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MPs criticise government roadblocks to Open Source adoption in schools

UK Members of Parliament have identified Department of Education and Skills (DfES) and Becta policies as favouring proprietary software vendors thereby blocking the adoption of Open Source software by schools and colleges.

An Early Day Motion tabled by Liberal Democrat MP John Pugh, has called for a fair approach to ICT procurement in the education sector.

The UK Government's own studies have shown savings of up to 60% can be made by schools and colleges using Open Source software. Despite this clear advantage, some MPs believe the software procurement frameworks from Becta and official advice from DfES effectively locks out the use of free, Open Source software.

MPs support for the Early Day Motion is the result of sustained lobbying by Open Source industry groups the Open Source Consortium (OSC) and Open Schools Alliance.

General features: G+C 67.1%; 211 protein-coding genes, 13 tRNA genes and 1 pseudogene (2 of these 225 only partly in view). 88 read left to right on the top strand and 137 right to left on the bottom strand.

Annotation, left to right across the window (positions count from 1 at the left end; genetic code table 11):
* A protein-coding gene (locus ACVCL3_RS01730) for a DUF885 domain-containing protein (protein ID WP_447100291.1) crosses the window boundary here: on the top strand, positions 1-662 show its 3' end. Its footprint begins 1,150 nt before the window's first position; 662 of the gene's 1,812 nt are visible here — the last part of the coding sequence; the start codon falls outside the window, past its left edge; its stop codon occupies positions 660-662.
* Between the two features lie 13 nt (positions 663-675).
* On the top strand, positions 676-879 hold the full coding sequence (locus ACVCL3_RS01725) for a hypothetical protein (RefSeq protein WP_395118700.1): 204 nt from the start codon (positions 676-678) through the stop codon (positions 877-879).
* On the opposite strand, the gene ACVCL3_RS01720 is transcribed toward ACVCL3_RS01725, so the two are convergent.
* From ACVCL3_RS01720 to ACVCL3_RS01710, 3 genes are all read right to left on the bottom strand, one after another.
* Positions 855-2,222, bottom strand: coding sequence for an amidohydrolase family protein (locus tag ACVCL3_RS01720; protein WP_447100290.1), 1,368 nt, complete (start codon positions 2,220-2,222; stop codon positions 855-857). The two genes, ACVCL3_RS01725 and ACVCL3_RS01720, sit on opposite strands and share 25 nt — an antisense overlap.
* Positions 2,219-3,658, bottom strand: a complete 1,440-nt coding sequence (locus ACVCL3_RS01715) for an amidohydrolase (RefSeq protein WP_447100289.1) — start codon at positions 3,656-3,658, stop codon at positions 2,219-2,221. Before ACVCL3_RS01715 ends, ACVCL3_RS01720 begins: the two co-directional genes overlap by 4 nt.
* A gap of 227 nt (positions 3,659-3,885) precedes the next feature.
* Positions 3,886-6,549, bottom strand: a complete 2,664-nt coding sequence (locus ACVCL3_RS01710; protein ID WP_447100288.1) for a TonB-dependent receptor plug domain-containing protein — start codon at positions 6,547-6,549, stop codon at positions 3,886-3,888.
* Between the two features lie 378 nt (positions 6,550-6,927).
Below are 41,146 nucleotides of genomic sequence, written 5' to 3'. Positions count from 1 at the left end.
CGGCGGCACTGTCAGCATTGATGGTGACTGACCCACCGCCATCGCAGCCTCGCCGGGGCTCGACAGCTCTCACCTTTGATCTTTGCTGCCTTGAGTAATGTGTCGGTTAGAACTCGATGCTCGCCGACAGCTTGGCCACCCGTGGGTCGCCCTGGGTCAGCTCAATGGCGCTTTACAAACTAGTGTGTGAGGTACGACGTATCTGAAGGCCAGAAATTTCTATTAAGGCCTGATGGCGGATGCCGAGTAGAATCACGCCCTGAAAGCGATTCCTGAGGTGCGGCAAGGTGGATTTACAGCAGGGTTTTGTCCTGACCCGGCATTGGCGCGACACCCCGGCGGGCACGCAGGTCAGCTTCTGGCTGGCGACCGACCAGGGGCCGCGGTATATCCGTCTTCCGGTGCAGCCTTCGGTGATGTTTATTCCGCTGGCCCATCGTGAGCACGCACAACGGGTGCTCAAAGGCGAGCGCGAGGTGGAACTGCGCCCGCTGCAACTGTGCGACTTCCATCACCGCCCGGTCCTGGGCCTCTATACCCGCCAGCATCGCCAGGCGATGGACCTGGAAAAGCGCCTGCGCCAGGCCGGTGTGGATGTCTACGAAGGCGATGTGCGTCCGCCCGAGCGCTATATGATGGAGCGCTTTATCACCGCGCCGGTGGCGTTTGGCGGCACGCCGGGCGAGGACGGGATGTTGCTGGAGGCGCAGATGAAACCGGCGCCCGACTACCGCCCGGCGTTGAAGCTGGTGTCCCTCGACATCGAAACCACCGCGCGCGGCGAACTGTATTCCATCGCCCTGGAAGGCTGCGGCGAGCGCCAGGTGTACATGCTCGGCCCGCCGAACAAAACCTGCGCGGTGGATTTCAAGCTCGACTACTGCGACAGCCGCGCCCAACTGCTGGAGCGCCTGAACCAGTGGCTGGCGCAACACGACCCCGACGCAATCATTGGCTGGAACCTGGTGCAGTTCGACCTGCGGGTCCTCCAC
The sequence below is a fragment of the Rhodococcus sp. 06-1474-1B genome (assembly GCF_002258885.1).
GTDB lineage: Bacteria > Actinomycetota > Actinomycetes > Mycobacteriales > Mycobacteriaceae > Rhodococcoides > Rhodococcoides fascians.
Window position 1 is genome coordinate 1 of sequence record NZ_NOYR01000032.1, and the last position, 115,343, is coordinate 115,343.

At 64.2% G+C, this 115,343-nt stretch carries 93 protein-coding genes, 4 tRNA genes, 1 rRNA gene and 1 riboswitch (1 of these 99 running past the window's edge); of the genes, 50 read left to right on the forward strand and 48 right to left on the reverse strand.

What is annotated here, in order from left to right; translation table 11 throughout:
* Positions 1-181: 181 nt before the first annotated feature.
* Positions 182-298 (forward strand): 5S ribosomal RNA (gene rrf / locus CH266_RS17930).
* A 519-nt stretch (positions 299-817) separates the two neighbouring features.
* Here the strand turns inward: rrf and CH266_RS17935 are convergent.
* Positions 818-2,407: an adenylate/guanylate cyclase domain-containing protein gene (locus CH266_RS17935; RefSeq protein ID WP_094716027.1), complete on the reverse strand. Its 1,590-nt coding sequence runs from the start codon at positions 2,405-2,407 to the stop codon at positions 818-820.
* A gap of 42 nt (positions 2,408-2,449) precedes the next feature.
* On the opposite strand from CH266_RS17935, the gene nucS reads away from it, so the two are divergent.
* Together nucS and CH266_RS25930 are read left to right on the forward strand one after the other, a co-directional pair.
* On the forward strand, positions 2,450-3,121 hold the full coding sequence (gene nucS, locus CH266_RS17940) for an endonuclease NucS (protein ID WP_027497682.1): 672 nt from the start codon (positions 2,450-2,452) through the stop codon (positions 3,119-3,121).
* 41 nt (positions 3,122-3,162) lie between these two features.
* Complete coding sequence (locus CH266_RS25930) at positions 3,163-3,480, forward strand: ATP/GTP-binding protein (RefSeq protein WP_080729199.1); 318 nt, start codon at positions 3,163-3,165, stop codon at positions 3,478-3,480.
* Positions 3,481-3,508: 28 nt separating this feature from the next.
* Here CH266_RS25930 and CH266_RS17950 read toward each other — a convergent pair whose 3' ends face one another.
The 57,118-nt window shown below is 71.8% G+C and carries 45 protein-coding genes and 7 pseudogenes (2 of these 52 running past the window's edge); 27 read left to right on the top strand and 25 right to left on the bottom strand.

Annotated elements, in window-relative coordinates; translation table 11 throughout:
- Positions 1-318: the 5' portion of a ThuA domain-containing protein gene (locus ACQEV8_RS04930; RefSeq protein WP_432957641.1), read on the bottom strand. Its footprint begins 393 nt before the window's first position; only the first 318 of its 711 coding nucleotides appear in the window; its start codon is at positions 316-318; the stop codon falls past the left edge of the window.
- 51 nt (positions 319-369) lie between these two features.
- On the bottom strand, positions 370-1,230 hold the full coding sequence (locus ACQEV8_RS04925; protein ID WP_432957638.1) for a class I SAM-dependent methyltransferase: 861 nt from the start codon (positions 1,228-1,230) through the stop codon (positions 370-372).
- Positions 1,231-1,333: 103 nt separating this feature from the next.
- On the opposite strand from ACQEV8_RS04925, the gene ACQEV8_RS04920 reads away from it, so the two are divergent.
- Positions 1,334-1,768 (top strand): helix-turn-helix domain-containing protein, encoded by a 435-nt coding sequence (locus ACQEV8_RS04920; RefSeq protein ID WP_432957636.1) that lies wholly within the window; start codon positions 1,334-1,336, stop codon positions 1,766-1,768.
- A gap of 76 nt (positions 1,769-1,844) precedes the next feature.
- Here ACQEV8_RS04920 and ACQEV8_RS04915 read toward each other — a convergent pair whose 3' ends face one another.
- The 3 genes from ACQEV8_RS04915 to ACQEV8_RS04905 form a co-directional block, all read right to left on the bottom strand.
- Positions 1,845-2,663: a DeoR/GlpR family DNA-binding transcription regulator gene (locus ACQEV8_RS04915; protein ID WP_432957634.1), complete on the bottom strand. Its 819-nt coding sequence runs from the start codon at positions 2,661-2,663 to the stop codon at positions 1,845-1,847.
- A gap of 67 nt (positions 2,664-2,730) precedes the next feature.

John Pugh MP, said: “Becta and the Department for Education and Skills, through the use of outdated purchasing frameworks, are effectively denying schools the option of benefiting from both free and open source and the value and experience small and medium ICT companies could bring to the schools market.”

Iain Roberts, OSC Chief Executive said, “The DfES and Becta tell us they are treating Open Source software fairly but the procurement frameworks favour their established relationships with proprietary software brands.”

Mark Taylor, OSC President added: “Schools and colleges must keep pace with the adoption of Open Source software in industry or limit the employability of their graduates.”

Désiré has been musing and writing about technology during a career spanning four decades. He dabbled in website building and web hosting when DHTML and frames were en vogue and started writing about the impact of technology on society just before the start of the Y2K hysteria at the turn of the last millennium. Following an eight-year stint at ITProPortal.com where he discovered the joys of global tech-fests, Désiré now heads up TechRadar Pro. Previously he was a freelance technology journalist at Incisive Media, Breakthrough Publishing and Vnunet, and Business Magazine. He also launched and hosted the first Tech Radio Show on Radio Plus.